No Milwaukee And Now No Boston

The start of the ABC Supply Co. Wisconsin 250 Verizon IndyCar Series race at the Milwaukee Mile. [Russ Lake Photo]

The start of the 2015 ABC Supply Co. Wisconsin 250 Verizon IndyCar Series race at the Milwaukee Mile. [Russ Lake Photo]

by Paul Gohde

It had just begun to sink in that there would be no Verizon IndyCar race contested at the Milwaukee Mile this season when word arrived last week that the inaugural Boston Grand Prix, scheduled for Labor Day weekend on the streets of that historic city, had been cancelled. Now the only race in Boston this year might be Paul Revere and his horse racing to head off a British attack.

With the IndyCar schedule now reduced to 15 events, the smallest schedule since 2012, and with just two races to be run after July 31, a barely six month-long calendar of events can’t hold much allure for major TV networks nor new teams/sponsors thinking of becoming involved in the sport.

Recent years have seen proposed events in such diverse locations as Brazil, Mexico City, China and the Middle East fail to take the green flag despite having been promised as the next step forward for the series.

A proposed series of non-points international events were discussed by IndyCar, but not much has been mentioned since.

Phoenix and Elkhart Lake return for 2016, but talk of revisiting Gateway, Michigan, Milwaukee, New Hampshire, Chicago Watkins Glen, and Cleveland in the future sound somewhat hollow now.

Boston’s cancellation may be due more to negative press and governmental greed than any issue with IndyCar, but it remains that due diligence on the part of the local Boston promoter who worked with IndyCar may have prevented the last-minute cancellation,

Street races through large metro areas such as Boston are expensive to set up and are quite invasive to the daily routine of the city involved. St. Petersburg is contested mainly on an airport facility (as was Cleveland), while Barber, Mid-Ohio, Road America and Sonoma are established road courses designed for road racing and are outside of metro areas. Perhaps it’s time to look elsewhere than city street courses.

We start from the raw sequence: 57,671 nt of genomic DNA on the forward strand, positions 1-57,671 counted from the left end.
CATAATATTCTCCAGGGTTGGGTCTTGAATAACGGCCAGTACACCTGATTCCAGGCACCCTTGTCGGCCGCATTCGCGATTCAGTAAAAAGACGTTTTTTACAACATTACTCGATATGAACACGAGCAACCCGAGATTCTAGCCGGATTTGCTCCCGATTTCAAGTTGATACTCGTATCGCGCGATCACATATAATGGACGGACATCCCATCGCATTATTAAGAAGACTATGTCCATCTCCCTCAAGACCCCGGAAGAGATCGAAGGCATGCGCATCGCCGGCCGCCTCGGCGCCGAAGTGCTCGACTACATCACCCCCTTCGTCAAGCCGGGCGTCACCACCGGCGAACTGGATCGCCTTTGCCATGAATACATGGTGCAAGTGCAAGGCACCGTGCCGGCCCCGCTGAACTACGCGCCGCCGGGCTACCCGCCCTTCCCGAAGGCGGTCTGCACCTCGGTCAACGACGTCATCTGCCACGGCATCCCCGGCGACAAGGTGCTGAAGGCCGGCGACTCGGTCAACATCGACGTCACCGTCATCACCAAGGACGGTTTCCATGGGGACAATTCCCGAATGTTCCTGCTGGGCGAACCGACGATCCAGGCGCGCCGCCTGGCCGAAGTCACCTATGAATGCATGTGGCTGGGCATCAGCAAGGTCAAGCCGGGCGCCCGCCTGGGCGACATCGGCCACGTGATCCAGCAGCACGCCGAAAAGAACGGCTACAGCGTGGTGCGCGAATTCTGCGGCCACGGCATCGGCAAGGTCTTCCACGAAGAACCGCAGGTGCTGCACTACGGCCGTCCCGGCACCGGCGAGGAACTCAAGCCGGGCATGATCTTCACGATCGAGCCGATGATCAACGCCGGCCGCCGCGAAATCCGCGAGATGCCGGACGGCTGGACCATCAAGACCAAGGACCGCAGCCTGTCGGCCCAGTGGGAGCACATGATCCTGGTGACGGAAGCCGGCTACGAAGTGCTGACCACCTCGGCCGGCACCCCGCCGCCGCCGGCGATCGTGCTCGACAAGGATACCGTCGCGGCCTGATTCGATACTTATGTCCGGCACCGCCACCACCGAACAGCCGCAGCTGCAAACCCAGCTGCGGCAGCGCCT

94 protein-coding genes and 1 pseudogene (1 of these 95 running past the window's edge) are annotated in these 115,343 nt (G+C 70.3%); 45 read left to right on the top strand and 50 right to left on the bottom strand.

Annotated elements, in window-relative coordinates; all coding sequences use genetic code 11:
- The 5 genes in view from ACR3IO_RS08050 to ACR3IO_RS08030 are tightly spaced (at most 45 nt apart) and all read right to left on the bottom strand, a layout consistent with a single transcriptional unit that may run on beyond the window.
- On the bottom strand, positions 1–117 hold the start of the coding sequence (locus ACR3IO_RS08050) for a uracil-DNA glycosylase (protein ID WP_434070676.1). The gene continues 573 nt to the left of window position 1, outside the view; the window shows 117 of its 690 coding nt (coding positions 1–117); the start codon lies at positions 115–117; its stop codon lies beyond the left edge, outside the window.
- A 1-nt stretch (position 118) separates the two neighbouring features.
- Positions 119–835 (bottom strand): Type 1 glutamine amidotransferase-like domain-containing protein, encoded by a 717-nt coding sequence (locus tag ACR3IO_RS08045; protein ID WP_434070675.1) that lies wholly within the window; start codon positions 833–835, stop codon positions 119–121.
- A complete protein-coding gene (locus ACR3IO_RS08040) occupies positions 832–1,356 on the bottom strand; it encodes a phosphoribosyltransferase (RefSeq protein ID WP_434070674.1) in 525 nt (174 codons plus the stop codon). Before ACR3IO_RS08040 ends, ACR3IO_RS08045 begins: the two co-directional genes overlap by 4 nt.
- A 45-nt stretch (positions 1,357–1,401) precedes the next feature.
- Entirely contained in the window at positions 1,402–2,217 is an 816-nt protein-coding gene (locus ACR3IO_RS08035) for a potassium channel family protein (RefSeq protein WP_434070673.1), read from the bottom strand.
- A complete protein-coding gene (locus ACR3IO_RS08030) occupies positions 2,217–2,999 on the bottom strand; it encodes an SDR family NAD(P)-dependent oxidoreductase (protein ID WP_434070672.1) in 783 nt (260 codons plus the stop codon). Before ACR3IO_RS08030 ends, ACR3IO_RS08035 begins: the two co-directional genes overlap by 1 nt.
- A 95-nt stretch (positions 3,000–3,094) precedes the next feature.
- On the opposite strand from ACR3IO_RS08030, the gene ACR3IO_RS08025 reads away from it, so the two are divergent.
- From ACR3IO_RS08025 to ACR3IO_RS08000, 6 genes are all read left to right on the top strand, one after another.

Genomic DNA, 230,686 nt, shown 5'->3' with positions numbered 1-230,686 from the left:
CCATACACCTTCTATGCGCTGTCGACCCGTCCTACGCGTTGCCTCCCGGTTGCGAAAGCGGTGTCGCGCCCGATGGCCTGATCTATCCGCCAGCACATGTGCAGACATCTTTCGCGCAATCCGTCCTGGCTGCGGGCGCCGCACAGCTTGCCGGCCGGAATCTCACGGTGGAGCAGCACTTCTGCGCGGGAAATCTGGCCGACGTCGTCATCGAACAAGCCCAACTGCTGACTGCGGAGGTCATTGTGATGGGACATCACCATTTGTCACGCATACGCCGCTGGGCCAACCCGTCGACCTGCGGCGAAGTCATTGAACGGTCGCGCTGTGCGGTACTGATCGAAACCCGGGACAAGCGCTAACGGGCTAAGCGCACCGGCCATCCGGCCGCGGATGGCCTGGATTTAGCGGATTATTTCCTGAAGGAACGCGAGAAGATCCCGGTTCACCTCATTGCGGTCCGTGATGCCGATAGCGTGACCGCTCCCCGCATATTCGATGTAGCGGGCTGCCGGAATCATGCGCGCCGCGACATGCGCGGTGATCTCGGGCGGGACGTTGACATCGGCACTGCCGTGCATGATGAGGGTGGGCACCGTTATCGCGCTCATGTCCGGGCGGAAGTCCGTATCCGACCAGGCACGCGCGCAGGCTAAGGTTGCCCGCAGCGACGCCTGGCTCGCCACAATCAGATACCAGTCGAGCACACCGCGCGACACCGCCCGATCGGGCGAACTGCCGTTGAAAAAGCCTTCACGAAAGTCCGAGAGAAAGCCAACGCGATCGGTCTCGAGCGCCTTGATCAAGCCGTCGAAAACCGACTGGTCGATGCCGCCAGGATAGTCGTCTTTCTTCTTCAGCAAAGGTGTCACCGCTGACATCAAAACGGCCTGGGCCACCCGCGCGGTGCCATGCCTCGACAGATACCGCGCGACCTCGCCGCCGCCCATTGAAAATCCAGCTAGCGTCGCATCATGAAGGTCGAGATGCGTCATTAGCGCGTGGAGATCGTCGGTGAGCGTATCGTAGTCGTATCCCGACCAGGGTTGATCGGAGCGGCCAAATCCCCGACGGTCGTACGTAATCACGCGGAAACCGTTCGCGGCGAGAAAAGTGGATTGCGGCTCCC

It’s now the first week in May, 2016, the 100th Indianapolis 500 is still more than three weeks away, but NASCAR has already posted its 2017 schedule. It’s a calendar full of consistent dates and traditional venues; a calendar that sponsors, fans, media and teams can plan on long before the season starts. It’s also a calendar filled with a large share of events and tracks (12) promoted by International Speedways Corporation which is closely aligned with NASCAR.

Perhaps Indy Car or the Indianapolis Speedway should consider self-promoting some new events to get them off to a successful start before turning them over to outside promotional groups. We’ve been told that Indy Car waits for race promoters to approach them with event proposals. Maybe it’s become time for a different, more aggressive approach.

The healthy future of the series may be resting on such a change.

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Paul Gohde heard the sound of race cars early in his life.

Growing up in suburban Milwaukee, just north of Wisconsin State Fair Park in the 1950’s, Paul had no idea what “that noise” was all about that he heard several times a year. Finally, through prodding by friends of his parents, he was taken to several Thursday night modified stock car races on the old quarter-mile dirt track that was in the infield of the one-mile oval -and he was hooked.

The first Milwaukee Mile event that he attended was the 1959 Rex Mays Classic won by Johnny Thomson in the pink Racing Associates lay-down Offy built by the legendary Lujie Lesovsky. After the 100-miler Gohde got the winner’s autograph in the pits, something he couldn’t do when he saw Hank Aaron hit a home run at County Stadium, and, again, he was hooked.

Paul began attending the Indianapolis 500 in 1961, and saw A. J. Foyt’s first Indy win. He began covering races in 1965 for Racing Wheels newspaper in Vancouver, WA as a reporter/photographer and his first credentialed race was Jim Clark’s historic Indy win.Paul has also done reporting, columns and photography for Midwest Racing News since the mid-sixties, with the 1967 Hoosier 100 being his first big race to report for them.

He is a retired middle-grade teacher, an avid collector of vintage racing memorabilia, and a tour guide at Miller Park. Paul loves to explore abandoned race tracks both here and in Europe, with the Brooklands track in Weybridge England being his favorite. Married to Paula, they have three adult children and two cats.

Paul loves the diversity of all types of racing, “a factor that got me hooked in the first place.”